Sunday, February 13, 2011

Where has the Thames Path gone?

This weekend, I decided to check out the North Greenwich stretch of the National Cycle Route 1 with my girlfriend for a bit of leisurely (and what I hoped to be scenic) cycling along the Thames, seeing that it is only a stone's throw away from where I live. Starting off from the Greenwich town centre, we were surprised to find that the cycle path came to an early abrupt end as the a property development (Lovell's Wharf) quite literally stood in the way of the Thames Path. After a minor detour, we got back onto the route following the signs down the side of the Blackwall Tunnel Approach (A102). This bit of the route is on cycle path shared with pedestrians on pavement. Unfortunately it was very badly maintained and also full of broken glass. The route finally took us away from the busy A102. However, at this point, the cycle path also degenerated to a sandy dirt track (I believe the area is called Delta Wharf). It was so bad that we had to get off and push the bikes for a couple of minutes. The route did get better afterwards once we passed the O2, but for some reason, another development decided to stand in front of us on Mudlarks Boulevard. By that point, we got so fed up that we turned back and cycled home.

P.S. I have since found a couple of very insightful articles on http://853blog.wordpress.com:

See http://853blog.wordpress.com/2010/11/03/greenwichs-secret%C2%A0cycle-superhighway/ and more on https://853blog.wordpress.com/tag/thames-path/

P.S. I have also found this rather non-informative announcement on the Greenwich Council website: http://www.greenwich.gov.uk/Greenwich/Travel/TravelNews/riverside-path-diversion.htm What about a simple map?

Greenwich Council, please look after the Thames Path! It is one of (y)our biggest assets.

Power Grips and CRUD Roadracer MK2

Every now and then, you buy a piece of bike gear and it just works. You don't feel the need to spend hours surfing the net reading product comparisons / reviews trying to convince yourself that it was money well-spent. I have just bought two of these products.

Power Grips


Frustrated by being left behind by fellow commuters who can seemingly accelerate at will in their clipless shoes up Blackfriars Bridge every morning, I want some kind of foot retention on my beater steel singlespeed. I am not a big fan of toeclips and straps as I never seem to be able get the adjustment right. Having come across the Power Grips pedal straps a while ago, I decided to buy a pair of second hand ones from eBay. Each Power Grips strap is essential a big fat piece of laminated strap that goes from one corner of your pedal to the opposite diagonal corner. (Ah yes you do need pedals with toeclip mounting holes on them in order to fit the Power Grips) The idea behind this diagonal setup is that as you straighten up your foot inside the strap, the strap will naturally tighten around it, giving you a firm attachment to the pedal, and they really do work! They are surprisingly easy to get into and out of, and the leverage you get from these things far exceeds that I get from toeclips. They accomodate even my chunky walking shoes (for those miserable rainy days)...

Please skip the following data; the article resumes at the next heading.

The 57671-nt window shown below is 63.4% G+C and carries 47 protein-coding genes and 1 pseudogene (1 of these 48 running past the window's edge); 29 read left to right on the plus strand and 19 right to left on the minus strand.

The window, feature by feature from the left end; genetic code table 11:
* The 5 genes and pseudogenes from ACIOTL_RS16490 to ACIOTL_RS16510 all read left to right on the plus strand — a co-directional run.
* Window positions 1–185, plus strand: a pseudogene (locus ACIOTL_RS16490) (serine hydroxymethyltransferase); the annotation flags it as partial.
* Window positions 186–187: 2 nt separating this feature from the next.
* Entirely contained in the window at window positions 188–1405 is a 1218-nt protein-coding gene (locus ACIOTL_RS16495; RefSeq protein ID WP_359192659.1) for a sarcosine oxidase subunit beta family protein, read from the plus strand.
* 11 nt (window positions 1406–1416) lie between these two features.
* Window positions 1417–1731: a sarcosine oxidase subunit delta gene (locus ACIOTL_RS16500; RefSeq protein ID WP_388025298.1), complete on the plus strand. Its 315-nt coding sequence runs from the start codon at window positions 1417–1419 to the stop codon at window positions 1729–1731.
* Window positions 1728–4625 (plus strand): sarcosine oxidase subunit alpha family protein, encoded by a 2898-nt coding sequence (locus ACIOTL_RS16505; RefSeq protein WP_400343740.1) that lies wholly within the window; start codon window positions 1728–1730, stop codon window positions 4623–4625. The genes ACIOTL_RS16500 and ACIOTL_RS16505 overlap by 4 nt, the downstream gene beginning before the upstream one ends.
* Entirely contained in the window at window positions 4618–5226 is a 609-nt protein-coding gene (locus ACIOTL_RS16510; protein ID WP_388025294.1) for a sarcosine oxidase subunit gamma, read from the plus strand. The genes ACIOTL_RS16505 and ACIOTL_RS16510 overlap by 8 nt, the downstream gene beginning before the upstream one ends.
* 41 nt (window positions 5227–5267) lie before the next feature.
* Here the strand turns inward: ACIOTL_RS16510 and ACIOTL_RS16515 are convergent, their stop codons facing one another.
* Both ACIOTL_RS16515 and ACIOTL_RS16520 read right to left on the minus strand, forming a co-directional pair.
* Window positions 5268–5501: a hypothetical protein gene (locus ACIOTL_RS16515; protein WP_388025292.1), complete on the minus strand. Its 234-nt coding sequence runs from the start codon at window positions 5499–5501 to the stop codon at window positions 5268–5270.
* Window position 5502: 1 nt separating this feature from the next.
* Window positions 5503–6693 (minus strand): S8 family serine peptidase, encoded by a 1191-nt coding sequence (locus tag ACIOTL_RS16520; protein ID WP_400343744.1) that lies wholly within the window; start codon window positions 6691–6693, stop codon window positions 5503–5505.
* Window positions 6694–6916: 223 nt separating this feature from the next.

CRUD Roadracer MK2


Feeling much too impatient to wait until good weather to go riding on my new roadbike, I bought the CRUD Roadracer MK2 mudguards from Condor London the other day. I guess, most people, upon opening the box, would be surprised to find that the product looks more like a bit of plastic Airfix kit than a pair of mudguards, and yes installing the mudguards involves "building" them from bits, and it took almost half and hour, but for me that was actually quite a bit of fun! The Roadracer is designed to fit roadbikes with up to 25mm 700c tyres with minimal (as little as 5mm) tyre clearance. The mudguards do not require eyelets, and they are impossibly lightweight. Once installed, they feel pretty firm and do not rattle annoyingly like some metal mudguards do. The MK2 version provides complete coverage for the rear wheel. The rear blade drops all the way down to the seatstay "wishbone". (I had to chop a bit off the bottom with a knife as it was a bit too long for my frame) In additional, it is sculpted very cleverly to stop any water from spraying onto right hand side of the bottom bracket - the chainset area. The really cool bit about the Roadracer is that it comes with little brushes that keep the sides of the guards from touching the tyres, keeping them reasonably centred at all time. I cannot imagine a better set of mudguards than the Roadracer MK2 in terms of coverage on any roadbikes. Last but not least, they sit so snuggly around the wheels that I do not find them ruining the aesthetics of the bike at all. You almost don't notice they are there!

I have not had a chance to see whether it will keep the backside and the bike clean in a proper deluge, but so far I can say it is a piece of really well-designed kit.

Wednesday, February 09, 2011

Who says researchers are humourless creatures?

Now embeddable widgets are available for Mendeley groups too. Click on the Embed link at the bottom of the "About this group" box on any public group pages on Mendeley.

By the way, who says researchers are humourless creatures?

Creatively named research papers is a group in Economics, Philosophy, Psychology on Mendeley.